A new law will ban TikTok unless China sells most of it. An expert says it’s ‘unconstitutional’ and backed by no evidence

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A bill that would ban TikTok in the U.S.—unless its Chinese owner sells most of it—was passed by the Senate and signed into law by President Biden on Wednesday. 

Soon after Biden signed the bill, TikTok CEO Shou Zi Chew posted a video urging viewers to “rest assured, we aren’t going anywhere,” adding he is confident TikTok would win in a court challenge. ByteDance said Thursday on Toutiao, a Chinese social-media service it owns, that it “has no plans to sell TikTok.”

The new law comes after years of attempts to ban the hugely popular short-video platform, including by former President Trump, over national-security concerns. But a digital-law expert said the U.S. has provided no evidence to back its claims, and believes the ban is unconstitutional.

Why the ban is unconstitutional

The legislation requires TikTok’s Beijing-based parent company, ByteDance, to sell the majority of the company within nine months, with three more months possible if a sale is in the works. If it doesn’t, the app will be banned. But as legal challenges loom, the timeframe could stretch for years.

In addition to being a major annoyance to its 170 million American users, a TikTok ban could be considered unconstitutional and a violation of free speech of both its users and the platform’s owner, according to Anupam Chander, a professor on global regulation of new technologies at Georgetown University. 

That’s because “the clear intrusion upon free expression has not been justified on national-security grounds,” he told Fortune. While the U.S. has claimed China will use the app to surveil Americans and has blamed TikTok for cultivating propaganda, he said the government has not provided any public evidence of that.

In court, most of the debate will likely focus on whether the ban would infringe on Americans’ and TikTok’s First Amendment rights, Chander said. As a Chinese company incorporated in the U.S., he explained, TikTok has the same rights as a U.S. person “and certainly has Constitutional rights.”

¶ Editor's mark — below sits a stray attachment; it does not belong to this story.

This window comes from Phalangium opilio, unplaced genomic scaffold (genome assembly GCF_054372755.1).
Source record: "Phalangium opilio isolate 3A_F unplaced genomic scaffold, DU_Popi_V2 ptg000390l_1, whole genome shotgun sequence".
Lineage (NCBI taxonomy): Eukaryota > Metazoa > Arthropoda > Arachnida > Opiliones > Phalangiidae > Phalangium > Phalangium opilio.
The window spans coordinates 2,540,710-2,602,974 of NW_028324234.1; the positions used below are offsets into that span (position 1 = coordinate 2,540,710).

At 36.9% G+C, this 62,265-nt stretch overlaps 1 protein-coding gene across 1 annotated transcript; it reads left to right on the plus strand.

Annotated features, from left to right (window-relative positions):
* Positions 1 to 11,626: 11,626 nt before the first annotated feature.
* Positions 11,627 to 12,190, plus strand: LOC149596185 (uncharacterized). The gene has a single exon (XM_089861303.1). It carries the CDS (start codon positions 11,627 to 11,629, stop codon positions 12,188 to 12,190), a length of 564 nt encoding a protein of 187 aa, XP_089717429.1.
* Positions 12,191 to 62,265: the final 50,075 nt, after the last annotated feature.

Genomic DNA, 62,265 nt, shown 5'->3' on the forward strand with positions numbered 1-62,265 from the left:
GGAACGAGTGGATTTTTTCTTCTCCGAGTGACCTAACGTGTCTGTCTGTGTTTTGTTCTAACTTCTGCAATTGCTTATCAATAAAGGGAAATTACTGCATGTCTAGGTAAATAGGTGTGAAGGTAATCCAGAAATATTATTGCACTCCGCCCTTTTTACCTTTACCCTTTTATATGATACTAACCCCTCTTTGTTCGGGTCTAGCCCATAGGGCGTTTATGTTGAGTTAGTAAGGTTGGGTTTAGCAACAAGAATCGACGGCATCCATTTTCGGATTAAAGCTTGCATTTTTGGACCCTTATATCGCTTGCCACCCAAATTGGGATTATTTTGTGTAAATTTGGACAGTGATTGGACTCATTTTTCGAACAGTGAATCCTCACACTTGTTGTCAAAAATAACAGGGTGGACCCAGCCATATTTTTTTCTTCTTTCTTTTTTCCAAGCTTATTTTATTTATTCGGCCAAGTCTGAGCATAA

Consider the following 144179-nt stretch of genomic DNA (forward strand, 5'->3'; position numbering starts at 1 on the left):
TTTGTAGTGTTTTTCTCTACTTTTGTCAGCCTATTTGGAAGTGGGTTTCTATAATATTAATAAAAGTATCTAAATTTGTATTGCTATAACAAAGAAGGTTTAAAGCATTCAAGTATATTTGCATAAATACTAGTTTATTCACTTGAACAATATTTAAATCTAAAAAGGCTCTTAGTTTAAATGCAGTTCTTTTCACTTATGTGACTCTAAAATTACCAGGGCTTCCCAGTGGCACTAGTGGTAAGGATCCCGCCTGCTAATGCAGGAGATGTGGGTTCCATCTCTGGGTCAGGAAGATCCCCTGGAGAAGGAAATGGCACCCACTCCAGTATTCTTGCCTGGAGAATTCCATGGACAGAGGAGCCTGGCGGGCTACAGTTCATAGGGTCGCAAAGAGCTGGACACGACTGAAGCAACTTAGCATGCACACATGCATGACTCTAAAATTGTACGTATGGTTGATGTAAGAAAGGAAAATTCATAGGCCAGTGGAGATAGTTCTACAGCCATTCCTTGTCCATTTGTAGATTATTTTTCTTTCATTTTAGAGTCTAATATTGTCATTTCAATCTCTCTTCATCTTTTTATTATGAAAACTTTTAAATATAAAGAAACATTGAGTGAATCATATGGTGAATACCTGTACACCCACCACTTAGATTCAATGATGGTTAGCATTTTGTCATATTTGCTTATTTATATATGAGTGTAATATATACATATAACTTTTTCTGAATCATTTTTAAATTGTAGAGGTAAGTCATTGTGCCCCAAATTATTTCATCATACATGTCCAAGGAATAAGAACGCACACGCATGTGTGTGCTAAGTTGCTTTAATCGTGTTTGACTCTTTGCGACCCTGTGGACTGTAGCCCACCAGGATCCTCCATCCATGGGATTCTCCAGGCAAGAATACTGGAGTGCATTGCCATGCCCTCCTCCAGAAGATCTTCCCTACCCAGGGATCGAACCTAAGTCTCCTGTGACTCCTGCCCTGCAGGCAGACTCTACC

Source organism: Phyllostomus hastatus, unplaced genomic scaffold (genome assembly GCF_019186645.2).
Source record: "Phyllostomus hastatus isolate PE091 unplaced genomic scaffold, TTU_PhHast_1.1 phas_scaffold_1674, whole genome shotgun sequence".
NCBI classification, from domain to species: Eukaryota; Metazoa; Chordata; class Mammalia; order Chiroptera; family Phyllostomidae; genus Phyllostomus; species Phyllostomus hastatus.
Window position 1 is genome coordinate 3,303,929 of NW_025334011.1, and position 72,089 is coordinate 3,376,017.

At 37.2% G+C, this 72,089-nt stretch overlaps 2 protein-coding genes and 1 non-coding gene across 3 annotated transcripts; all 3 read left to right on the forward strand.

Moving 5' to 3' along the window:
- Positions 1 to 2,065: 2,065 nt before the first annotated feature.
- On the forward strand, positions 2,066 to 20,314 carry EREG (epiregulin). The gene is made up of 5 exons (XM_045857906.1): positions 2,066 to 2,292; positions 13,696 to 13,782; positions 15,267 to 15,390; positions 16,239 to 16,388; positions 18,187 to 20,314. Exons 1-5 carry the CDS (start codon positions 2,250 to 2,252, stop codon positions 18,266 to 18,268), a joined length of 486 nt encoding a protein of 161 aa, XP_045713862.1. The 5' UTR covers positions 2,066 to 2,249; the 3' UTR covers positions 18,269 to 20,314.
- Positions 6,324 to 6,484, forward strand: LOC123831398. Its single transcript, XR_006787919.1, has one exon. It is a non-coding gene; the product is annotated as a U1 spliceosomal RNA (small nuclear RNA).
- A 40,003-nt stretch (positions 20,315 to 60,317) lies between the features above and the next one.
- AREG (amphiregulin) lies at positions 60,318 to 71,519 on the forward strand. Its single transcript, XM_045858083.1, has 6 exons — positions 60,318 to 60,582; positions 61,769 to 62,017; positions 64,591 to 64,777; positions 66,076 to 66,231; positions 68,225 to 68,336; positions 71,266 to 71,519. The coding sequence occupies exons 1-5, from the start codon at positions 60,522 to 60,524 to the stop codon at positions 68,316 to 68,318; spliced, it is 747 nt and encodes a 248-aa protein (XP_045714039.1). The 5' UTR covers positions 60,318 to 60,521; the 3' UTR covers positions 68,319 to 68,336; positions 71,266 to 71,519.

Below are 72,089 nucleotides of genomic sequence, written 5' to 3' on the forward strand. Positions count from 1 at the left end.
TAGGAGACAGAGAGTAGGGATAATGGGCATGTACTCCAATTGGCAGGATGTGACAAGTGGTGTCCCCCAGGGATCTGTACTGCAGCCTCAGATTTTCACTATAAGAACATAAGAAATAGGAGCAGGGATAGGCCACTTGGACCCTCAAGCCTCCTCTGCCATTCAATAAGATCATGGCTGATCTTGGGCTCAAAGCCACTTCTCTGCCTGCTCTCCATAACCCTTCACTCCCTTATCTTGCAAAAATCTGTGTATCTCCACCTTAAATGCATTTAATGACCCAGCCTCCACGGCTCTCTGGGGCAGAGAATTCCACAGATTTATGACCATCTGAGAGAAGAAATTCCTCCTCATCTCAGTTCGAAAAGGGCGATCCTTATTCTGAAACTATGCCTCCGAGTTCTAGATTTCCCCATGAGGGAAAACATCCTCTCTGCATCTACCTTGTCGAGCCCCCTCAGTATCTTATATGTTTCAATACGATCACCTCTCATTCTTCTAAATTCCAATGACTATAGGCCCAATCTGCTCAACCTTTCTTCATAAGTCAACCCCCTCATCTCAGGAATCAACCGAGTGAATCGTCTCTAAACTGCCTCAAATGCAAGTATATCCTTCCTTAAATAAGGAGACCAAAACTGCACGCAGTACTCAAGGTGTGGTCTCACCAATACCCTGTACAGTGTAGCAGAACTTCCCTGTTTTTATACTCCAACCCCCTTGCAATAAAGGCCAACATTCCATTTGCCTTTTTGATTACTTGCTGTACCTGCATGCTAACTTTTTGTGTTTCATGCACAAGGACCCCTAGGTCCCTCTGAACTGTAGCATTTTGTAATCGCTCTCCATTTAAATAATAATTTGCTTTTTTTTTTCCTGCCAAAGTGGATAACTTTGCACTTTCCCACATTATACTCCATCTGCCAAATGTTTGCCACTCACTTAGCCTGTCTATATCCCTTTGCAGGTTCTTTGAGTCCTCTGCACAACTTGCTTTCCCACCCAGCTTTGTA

TikTok is likely to argue that its right to communicate to the public is being targeted by this law, as if the U.S. government ordered new ownership for the New York Times, he added. It could also argue the law represents “viewpoint discrimination” by targeting their specific views, which Chander said is especially problematic under the First Amendment and is frowned upon by courts.

Other data-privacy solutions

Alternative mechanisms, like creating a national standard of data privacy laws that apply to all companies operating in the U.S., could better protect Americans, he suggested.

While it’s impossible to be entirely free of foreign-surveillance risks on the internet, Chander said a national standard for privacy rules would help minimize the risk of breaches, which is present in several American companies, more broadly. However, crafting and passing such a law would be complicated.

“It’s much easier politically to pass a law that targets TikTok than a privacy law,” he quipped. 

The lack of a national standard in privacy laws has garnered substantial concern from several different sectors, but there’s no agreement about whether it should be more strict or less, Chander noted.

Without a national standard, ensuring consent on the internet becomes cumbersome as websites need to ensure each user agrees to information exchanges via cookies and advertising. But each state has different rules, complicating efforts to design platforms with inter-state audiences, like news publishers, he pointed out. 

California has passed legislation like the Consumer Privacy Act of 2018, which gives consumers more control over the personal information businesses collect from them through. And since then, the state has passed propositions that give consumers the right to correct inaccurate personal information a business has about them as well as the right to limit the use and disclosure of that data. 

Ripple effects on Elon Musk’s X?

If a U.S. ban on TikTok materializes, it could be used as a model in other parts of the world, especially in countries that have criticized American apps for violating their domestic laws, Chander warned. Governments could claim that the U.S now recognizes the “dangers of foreign apps,” and call for their own demands in mandating ownership of American apps. 

As a potential example, he cited the Brazilian Supreme Court, which is investigating Elon Musk over the dissemination of fake news on his social platform X as well as for alleged obstruction and criminal organization. If the Brazilian judge were to order a ban on X, “he could cite this TikTok law as support.”

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